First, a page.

Voters to decide county sales tax issue
Barry County voters are being asked to approve a one-eighth of a cent sales tax on Tuesday, April 2. If the measure passes, it would be the first sales tax increase since 1993 when voters approved the original half-cent sales tax that replaced the county property tax.
Barry County Presiding Commissioner Cherry Warren says the tax increase is necessary to avoid more severe cuts to county services. In particular, additional budget reductions would negatively impact law enforcement and the county prosecutor's office.
"This is not a threat; it's just a fact," said Warren. "We run a tight ship. We don't have too many places left to cut."
The proposed one-eighth of a cent sales tax increase is expected to generate an additional $400,000 in revenue for the county, according to County Treasurer Lois Lowe.
The current plan would use part of the increased funding to hire an additional full-time prosecutor, make the part-time investigator's position a full-time post and add another clerical person to the prosecutor's staff.
"Obviously, we'd hope with one more prosecutor, we'd have more people available for victims and witnesses," said Barry County Prosecutor Johnnie Cox. "It will also give us more people to be available to handle cases in court, get charges filed more quickly and reduce our backlog."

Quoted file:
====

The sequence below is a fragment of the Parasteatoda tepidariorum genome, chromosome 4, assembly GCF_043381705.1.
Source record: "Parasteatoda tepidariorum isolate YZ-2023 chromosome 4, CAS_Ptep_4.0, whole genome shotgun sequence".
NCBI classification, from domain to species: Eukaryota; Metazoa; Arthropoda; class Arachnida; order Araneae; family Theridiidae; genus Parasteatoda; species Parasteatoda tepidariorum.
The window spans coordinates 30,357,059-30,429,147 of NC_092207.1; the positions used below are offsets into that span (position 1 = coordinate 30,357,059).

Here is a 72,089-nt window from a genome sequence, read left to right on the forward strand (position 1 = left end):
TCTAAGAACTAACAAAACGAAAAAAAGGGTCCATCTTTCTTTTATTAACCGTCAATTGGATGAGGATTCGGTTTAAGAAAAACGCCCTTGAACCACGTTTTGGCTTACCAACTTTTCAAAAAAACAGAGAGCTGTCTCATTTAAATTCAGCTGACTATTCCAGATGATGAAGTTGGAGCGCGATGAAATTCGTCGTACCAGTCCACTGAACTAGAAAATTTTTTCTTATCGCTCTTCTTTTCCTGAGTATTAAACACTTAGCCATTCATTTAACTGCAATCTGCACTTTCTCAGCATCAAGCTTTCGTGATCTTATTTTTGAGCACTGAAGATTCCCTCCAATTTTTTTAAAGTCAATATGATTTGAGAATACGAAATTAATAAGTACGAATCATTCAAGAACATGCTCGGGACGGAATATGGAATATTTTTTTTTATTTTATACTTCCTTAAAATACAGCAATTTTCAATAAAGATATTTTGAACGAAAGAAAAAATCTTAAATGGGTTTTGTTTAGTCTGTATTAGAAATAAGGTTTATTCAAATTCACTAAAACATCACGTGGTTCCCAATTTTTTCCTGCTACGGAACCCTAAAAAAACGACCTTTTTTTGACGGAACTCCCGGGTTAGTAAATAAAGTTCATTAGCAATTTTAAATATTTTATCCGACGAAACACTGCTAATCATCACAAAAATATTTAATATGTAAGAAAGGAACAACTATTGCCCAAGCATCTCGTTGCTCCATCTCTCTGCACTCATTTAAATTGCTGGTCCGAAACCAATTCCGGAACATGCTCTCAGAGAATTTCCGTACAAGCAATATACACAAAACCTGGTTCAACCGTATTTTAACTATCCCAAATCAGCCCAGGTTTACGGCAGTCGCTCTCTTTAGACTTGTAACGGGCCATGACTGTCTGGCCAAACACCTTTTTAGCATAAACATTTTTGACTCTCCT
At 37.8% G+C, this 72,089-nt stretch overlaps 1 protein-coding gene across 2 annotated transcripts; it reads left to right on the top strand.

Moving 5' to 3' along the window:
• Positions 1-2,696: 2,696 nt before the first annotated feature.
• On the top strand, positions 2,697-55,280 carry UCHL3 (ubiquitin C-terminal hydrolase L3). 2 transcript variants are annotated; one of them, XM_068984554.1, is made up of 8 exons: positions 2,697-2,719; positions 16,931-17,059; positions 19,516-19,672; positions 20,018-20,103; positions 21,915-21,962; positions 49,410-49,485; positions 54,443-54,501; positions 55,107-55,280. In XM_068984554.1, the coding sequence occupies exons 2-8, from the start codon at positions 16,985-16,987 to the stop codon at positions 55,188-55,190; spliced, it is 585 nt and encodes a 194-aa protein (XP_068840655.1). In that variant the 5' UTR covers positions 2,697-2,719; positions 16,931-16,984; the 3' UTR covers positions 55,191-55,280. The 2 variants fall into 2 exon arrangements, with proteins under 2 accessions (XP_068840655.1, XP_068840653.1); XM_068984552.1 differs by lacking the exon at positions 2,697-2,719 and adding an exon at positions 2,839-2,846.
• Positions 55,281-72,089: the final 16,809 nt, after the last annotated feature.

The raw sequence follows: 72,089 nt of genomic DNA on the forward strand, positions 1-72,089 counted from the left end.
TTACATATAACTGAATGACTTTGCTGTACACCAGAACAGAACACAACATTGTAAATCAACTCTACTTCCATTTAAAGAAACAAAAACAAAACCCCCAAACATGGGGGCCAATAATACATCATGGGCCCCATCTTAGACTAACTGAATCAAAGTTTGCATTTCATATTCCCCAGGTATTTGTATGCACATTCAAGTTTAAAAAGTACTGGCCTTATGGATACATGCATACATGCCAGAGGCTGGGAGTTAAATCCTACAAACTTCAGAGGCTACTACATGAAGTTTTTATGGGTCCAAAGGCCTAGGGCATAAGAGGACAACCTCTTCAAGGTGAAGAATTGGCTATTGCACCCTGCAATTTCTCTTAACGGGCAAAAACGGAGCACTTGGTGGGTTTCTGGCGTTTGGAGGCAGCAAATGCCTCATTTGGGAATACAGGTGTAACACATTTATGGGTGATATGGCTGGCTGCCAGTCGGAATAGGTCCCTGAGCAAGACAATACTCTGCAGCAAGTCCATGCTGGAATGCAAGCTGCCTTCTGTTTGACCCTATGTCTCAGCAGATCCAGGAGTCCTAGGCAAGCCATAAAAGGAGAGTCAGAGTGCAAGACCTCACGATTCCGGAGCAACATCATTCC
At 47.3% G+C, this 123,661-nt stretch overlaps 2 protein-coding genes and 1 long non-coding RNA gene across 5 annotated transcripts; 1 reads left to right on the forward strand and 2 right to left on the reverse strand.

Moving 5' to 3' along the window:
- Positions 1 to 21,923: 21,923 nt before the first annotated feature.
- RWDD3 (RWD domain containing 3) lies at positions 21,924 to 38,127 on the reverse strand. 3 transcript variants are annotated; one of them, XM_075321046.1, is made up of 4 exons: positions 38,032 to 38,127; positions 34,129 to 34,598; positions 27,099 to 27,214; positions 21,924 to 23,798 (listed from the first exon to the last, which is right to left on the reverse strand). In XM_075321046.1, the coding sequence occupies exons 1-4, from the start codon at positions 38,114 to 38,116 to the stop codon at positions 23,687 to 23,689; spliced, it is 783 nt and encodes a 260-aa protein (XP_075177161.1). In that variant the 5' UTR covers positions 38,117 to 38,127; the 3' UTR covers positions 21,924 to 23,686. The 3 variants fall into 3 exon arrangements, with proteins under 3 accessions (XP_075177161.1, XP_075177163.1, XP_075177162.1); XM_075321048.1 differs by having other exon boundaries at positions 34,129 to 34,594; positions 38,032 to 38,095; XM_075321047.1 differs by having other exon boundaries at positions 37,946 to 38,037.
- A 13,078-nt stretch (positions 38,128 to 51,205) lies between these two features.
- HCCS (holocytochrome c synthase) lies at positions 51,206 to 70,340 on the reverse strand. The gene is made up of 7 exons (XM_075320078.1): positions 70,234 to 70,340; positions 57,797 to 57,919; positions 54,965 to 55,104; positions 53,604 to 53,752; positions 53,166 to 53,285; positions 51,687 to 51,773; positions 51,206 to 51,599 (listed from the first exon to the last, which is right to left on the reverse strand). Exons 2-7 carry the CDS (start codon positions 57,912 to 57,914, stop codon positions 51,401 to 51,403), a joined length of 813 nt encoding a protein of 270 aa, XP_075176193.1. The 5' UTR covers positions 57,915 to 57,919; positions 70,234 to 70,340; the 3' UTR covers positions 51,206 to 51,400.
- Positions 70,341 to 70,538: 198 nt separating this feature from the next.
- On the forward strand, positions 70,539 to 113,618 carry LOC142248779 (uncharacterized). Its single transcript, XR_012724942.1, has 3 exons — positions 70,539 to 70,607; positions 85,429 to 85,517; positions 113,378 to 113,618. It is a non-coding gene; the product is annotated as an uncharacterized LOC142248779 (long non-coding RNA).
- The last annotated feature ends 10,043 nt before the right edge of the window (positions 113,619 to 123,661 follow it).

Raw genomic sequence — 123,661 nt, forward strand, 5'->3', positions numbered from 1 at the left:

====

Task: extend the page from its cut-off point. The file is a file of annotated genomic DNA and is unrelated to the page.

In a survey of same-sized counties across the state, Barry County had fewer prosecutors than any other county its size. Stone County has one prosecutor and three assistants, and Lawrence County has two full-time prosecutors and one part-time prosecutor.
For the last several years, Barry County has also led the 39th Judicial Circuit, which includes Barry, Stone and Lawrence counties, in the number of charges filed. According to statistics compiled by the prosecutor's office, Barry County has seen a 21 percent increase in charges over the last three years.
"We're just trying to get my office on par with the counties around us," said Cox.
In addition to increasing staff for the prosecutor, the increase in sales tax money would be used to add back the three deputy positions that were cut in 2012 and to replace high mileage vehicles.
"Our plan is to take this money and use it wisely and efficiently," said Cox. "We're going to continue serving the folks of Barry County whether it passes or not.
"It would be an important boost to law enforcement and my office and get us up to the level where we're not falling behind other counties," added Cox. "Nobody likes taxes, but a tax like this (a sales tax) makes sure everybody, even the criminals, are paying their fair share."
Based on county projections, consumers shopping in Barry County would pay an additional $12.50 per $10,000 spent if the one-eighth of a cent sales tax passes.
"We've done more with less for several years now and we'll keep doing that," Cox said, "but this tax would make a big difference. If it doesn't pass, coming into 2014, there's likely to be further cuts in the budget and the biggest area of expense is law enforcement."